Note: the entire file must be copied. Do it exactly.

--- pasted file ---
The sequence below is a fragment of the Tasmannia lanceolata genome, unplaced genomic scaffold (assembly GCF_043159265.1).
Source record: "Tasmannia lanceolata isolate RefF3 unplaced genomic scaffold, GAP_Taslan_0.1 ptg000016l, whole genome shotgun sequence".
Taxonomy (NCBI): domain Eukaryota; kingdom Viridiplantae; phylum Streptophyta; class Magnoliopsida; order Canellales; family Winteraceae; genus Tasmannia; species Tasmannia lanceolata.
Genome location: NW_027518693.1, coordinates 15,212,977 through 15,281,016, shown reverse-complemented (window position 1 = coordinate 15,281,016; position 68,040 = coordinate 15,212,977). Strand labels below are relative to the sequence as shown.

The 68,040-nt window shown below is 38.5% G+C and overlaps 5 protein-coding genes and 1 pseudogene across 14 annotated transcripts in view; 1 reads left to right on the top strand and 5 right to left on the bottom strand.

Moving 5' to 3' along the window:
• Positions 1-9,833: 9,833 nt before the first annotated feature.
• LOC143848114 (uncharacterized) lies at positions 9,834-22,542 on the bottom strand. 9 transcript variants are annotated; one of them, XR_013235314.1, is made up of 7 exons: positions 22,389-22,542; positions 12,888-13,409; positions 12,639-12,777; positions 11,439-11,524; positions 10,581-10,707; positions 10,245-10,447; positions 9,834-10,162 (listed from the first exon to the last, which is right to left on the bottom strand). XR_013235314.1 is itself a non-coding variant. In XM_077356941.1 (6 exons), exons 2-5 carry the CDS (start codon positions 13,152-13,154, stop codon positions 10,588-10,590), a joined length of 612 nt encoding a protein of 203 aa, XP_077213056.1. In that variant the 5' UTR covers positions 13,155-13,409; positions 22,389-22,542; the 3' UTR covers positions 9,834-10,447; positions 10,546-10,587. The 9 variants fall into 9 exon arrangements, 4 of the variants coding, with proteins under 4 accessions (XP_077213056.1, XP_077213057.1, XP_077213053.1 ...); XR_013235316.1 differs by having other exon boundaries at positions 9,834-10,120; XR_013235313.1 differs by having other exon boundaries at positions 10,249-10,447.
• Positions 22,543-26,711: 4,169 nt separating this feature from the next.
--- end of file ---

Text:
The sequence below is a fragment of the Tasmannia lanceolata genome, unplaced genomic scaffold (assembly GCF_043159265.1).
Source record: "Tasmannia lanceolata isolate RefF3 unplaced genomic scaffold, GAP_Taslan_0.1 ptg000016l, whole genome shotgun sequence".
Taxonomy (NCBI): domain Eukaryota; kingdom Viridiplantae; phylum Streptophyta; class Magnoliopsida; order Canellales; family Winteraceae; genus Tasmannia; species Tasmannia lanceolata.
Genome location: NW_027518693.1, coordinates 15,212,977 through 15,281,016, shown reverse-complemented (window position 1 = coordinate 15,281,016; position 68,040 = coordinate 15,212,977). Strand labels below are relative to the sequence as shown.

The 68,040-nt window shown below is 38.5% G+C and overlaps 5 protein-coding genes and 1 pseudogene across 14 annotated transcripts in view; 1 reads left to right on the top strand and 5 right to left on the bottom strand.

Moving 5' to 3' along the window:
• Positions 1-9,833: 9,833 nt before the first annotated feature.
• LOC143848114 (uncharacterized) lies at positions 9,834-22,542 on the bottom strand. 9 transcript variants are annotated; one of them, XR_013235314.1, is made up of 7 exons: positions 22,389-22,542; positions 12,888-13,409; positions 12,639-12,777; positions 11,439-11,524; positions 10,581-10,707; positions 10,245-10,447; positions 9,834-10,162 (listed from the first exon to the last, which is right to left on the bottom strand). XR_013235314.1 is itself a non-coding variant. In XM_077356941.1 (6 exons), exons 2-5 carry the CDS (start codon positions 13,152-13,154, stop codon positions 10,588-10,590), a joined length of 612 nt encoding a protein of 203 aa, XP_077213056.1. In that variant the 5' UTR covers positions 13,155-13,409; positions 22,389-22,542; the 3' UTR covers positions 9,834-10,447; positions 10,546-10,587. The 9 variants fall into 9 exon arrangements, 4 of the variants coding, with proteins under 4 accessions (XP_077213056.1, XP_077213057.1, XP_077213053.1 ...); XR_013235316.1 differs by having other exon boundaries at positions 9,834-10,120; XR_013235313.1 differs by having other exon boundaries at positions 10,249-10,447.
• Positions 22,543-26,711: 4,169 nt separating this feature from the next.